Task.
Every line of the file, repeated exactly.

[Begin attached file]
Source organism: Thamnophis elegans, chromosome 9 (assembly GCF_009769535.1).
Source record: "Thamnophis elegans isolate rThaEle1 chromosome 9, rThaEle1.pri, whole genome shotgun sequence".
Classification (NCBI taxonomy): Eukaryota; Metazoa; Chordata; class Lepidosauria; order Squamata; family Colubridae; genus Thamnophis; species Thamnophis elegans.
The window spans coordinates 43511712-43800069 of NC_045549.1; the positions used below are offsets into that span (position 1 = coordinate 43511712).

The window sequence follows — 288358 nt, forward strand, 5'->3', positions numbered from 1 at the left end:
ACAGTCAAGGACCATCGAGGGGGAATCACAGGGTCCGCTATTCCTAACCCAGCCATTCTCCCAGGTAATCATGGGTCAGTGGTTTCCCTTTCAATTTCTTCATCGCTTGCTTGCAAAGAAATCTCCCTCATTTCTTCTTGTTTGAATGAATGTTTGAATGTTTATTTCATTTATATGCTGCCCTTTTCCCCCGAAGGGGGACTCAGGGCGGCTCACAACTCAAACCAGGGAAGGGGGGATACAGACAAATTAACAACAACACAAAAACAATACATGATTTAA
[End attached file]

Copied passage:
Source organism: Thamnophis elegans, chromosome 9 (assembly GCF_009769535.1).
Source record: "Thamnophis elegans isolate rThaEle1 chromosome 9, rThaEle1.pri, whole genome shotgun sequence".
Classification (NCBI taxonomy): Eukaryota; Metazoa; Chordata; class Lepidosauria; order Squamata; family Colubridae; genus Thamnophis; species Thamnophis elegans.
The window spans coordinates 43511712-43800069 of NC_045549.1; the positions used below are offsets into that span (position 1 = coordinate 43511712).

The window sequence follows — 288358 nt, forward strand, 5'->3', positions numbered from 1 at the left end:
ACAGTCAAGGACCATCGAGGGGGAATCACAGGGTCCGCTATTCCTAACCCAGCCATTCTCCCAGGTAATCATGGGTCAGTGGTTTCCCTTTCAATTTCTTCATCGCTTGCTTGCAAAGAAATCTCCCTCATTTCTTCTTGTTTGAATGAATGTTTGAATGTTTATTTCATTTATATGCTGCCCTTTTCCCCCGAAGGGGGACTCAGGGCGGCTCACAACTCAAACCAGGGAAGGGGGGATACAGACAAATTAACAACAACACAAAAACAATACATGATTTAA